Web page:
We must halt madcap plan for Sea Mills
FOR some time now Bristol City Council has been discussing the possibility of creating a play area for children in Sea Mills. I decided to carry out a survey of the houses surrounding Sea Mills' square to find who would be most affected by what I could only describe as yet another retrograde development in the area and also in St Edyth's Road, one of the approach roads to The Square.
In the houses surrounding The Square, of the people I questioned 94 per cent had received no communication from the council and the same percentage wanted the play area on the recreation ground.
In St Edyth's Road, 66 per cent had received no information but the others were for the most part extremely vague as to how or where they had received any information.
And 89 per cent wanted the play area on the recreation ground.
We live in an age in which large numbers of people know the price of everything and value of nothing and where from an early age children acquire a taste for populist pap and are indoctrinated to become obedient consumers in a society which addresses their wants rather than their needs.
It has become imperative that children have play centres and all the latest technical gadgetry.
If one needs some evidence of the consequences of such a development a visit to Canford Park is instructive. Outside the park people park both sides of the road so that there is insufficient room for two vehicles to pass and buses are frequently brought to a standstill.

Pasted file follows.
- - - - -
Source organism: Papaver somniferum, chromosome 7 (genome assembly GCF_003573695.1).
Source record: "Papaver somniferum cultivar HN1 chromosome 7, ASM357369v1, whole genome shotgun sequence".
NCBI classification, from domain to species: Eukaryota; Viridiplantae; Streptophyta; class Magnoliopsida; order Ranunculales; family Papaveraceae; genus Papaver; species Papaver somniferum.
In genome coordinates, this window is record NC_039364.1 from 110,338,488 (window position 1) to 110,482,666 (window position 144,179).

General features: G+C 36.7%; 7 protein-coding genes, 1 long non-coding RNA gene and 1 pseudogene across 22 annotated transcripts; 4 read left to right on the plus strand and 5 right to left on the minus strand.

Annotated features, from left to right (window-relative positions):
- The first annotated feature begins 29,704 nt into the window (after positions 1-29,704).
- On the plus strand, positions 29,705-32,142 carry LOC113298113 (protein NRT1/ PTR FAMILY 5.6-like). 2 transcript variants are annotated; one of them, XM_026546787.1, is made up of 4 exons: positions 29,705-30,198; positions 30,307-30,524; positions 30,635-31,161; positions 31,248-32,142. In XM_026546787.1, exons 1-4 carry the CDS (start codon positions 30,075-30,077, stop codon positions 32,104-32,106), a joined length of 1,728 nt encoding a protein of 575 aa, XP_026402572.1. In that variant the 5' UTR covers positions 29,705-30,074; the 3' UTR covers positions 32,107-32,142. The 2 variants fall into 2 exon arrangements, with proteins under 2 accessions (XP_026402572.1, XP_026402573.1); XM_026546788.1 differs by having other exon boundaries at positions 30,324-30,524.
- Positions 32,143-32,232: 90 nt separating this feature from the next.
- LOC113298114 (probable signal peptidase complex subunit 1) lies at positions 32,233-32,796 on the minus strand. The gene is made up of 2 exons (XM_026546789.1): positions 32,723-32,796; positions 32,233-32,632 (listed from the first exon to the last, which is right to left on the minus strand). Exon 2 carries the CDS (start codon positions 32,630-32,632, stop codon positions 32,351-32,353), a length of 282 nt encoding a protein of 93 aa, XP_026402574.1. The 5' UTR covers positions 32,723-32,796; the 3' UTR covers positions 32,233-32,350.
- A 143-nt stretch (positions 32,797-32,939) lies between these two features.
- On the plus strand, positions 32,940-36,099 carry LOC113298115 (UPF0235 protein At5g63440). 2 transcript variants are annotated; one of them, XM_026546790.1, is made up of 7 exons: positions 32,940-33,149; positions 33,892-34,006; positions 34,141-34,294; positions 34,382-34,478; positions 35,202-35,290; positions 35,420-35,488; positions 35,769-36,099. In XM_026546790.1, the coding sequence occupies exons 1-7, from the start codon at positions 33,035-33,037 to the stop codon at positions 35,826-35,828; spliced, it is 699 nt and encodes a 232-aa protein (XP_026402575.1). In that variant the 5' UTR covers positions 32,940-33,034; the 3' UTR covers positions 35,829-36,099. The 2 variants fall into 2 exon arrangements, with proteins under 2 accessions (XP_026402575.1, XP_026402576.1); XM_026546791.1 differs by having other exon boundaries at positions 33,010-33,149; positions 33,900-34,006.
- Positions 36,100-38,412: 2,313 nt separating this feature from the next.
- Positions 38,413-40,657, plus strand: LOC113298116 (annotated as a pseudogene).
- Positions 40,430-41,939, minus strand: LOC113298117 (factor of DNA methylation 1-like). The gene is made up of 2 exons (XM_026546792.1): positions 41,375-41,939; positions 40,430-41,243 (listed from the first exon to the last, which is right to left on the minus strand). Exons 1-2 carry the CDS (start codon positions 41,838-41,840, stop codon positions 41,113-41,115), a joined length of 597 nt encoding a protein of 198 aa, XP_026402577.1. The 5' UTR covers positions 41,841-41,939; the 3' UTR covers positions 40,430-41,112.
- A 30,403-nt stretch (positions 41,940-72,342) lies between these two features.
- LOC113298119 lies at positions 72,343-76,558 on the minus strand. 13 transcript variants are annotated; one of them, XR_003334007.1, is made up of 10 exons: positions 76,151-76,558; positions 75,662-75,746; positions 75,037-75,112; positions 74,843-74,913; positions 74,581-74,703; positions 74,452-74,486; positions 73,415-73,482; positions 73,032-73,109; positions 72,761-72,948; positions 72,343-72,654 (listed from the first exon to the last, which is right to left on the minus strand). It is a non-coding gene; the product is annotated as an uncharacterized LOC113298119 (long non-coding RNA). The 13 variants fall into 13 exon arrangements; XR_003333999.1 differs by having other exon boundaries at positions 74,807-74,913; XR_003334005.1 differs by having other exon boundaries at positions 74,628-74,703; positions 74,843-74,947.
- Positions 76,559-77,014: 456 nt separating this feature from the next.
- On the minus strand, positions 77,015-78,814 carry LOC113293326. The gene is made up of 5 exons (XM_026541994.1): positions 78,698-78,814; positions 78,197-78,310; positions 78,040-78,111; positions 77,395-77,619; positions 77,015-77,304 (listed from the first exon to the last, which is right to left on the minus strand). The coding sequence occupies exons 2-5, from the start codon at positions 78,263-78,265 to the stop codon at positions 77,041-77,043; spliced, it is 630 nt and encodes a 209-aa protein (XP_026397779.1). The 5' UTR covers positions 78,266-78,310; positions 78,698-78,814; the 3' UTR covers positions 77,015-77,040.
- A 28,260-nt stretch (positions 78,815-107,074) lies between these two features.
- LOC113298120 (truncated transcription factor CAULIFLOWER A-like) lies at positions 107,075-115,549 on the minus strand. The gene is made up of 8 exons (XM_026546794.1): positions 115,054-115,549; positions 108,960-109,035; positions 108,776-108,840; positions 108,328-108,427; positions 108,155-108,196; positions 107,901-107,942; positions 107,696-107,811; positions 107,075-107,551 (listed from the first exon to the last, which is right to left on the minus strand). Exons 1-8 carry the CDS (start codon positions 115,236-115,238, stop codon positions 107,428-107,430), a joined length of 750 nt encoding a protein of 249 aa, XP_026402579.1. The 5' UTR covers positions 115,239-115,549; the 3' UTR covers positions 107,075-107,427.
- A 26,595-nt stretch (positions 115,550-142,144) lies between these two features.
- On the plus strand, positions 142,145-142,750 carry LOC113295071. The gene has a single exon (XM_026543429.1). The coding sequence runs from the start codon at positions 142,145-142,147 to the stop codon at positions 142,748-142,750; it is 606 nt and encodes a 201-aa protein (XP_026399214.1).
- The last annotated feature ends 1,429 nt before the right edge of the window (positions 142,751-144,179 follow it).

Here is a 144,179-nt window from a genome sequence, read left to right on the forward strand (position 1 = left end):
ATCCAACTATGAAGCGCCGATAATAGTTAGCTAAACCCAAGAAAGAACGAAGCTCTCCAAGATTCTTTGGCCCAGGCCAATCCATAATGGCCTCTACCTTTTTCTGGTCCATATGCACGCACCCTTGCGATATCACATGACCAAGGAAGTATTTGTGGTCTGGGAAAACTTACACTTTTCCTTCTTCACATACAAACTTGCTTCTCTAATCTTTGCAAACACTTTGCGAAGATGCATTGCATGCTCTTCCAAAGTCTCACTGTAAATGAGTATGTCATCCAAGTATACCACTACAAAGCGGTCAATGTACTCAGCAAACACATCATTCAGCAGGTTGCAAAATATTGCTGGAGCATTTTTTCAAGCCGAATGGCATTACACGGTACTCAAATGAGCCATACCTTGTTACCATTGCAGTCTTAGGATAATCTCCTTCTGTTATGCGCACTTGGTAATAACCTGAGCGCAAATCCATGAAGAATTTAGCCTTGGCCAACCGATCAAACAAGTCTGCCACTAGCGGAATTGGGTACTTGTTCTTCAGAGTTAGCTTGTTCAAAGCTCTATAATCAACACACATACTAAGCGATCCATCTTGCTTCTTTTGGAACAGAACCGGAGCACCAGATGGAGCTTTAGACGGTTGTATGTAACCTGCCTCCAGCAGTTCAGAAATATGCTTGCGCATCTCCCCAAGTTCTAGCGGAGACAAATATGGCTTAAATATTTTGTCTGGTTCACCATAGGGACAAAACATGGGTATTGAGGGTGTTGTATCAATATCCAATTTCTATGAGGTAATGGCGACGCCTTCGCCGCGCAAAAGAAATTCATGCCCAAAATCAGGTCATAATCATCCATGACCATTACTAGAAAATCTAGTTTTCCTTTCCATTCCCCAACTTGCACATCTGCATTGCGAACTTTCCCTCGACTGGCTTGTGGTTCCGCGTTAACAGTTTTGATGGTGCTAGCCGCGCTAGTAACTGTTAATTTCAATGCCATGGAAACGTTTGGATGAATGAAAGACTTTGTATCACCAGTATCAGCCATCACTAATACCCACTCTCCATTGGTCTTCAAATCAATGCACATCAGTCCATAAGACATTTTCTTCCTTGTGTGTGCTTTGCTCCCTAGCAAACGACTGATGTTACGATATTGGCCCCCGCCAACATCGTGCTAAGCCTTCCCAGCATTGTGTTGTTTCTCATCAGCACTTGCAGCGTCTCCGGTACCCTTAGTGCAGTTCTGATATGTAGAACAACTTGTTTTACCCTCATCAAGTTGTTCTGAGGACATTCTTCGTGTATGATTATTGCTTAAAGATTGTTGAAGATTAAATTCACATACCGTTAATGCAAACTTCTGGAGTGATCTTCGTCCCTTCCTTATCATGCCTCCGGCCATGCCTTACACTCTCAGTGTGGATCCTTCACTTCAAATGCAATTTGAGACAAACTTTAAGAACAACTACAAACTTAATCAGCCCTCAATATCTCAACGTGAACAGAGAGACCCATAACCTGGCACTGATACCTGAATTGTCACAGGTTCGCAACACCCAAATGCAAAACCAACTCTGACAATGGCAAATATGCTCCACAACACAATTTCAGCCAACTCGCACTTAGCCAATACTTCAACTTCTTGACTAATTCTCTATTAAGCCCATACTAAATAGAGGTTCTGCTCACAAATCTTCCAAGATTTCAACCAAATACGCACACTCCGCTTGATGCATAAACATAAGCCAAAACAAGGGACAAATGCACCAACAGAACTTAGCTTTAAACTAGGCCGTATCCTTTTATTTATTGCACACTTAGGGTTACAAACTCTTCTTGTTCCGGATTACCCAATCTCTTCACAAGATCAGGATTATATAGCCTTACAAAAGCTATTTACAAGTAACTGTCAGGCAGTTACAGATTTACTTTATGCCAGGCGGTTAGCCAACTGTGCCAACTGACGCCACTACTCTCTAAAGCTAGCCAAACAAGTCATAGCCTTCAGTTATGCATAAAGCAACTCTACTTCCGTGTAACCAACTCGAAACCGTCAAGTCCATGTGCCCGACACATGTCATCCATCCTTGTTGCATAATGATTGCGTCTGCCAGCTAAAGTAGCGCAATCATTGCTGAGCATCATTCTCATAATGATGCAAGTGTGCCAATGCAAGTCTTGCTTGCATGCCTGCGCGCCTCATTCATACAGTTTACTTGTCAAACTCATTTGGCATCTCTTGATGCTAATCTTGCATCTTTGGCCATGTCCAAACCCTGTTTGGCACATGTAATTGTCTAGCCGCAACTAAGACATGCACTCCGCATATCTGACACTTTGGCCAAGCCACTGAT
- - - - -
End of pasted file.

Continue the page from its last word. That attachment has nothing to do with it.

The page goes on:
There is already a parking problem on Sea Mills' square with drivers parking on pavements and across residents' driveways. The situation will be greatly exacerbated by the presence of a play centre. Secondly, we already live in a world of excessive noise pollution with even many shops believing that we cannot make our purchases without a backdrop of high decibel music. This is the world children are reared in; a world in which they have to pump up the volume to contend with the background noise if they are to hold a conversation.
If teenagers are involved the situation will be even more intolerable. I suggest that those who doubt my scepticism ask long term teachers and police about contemporary standards of behaviour amongst many, but not all, young people. The concept of a play centre on a bus and main traffic route would seem to be fraught with numerous unforeseeable safety issues both from the point of view of children and drivers. I hope that residents living on The Square will stand up for their rights and bring to a halt this madcap scheme in its present form.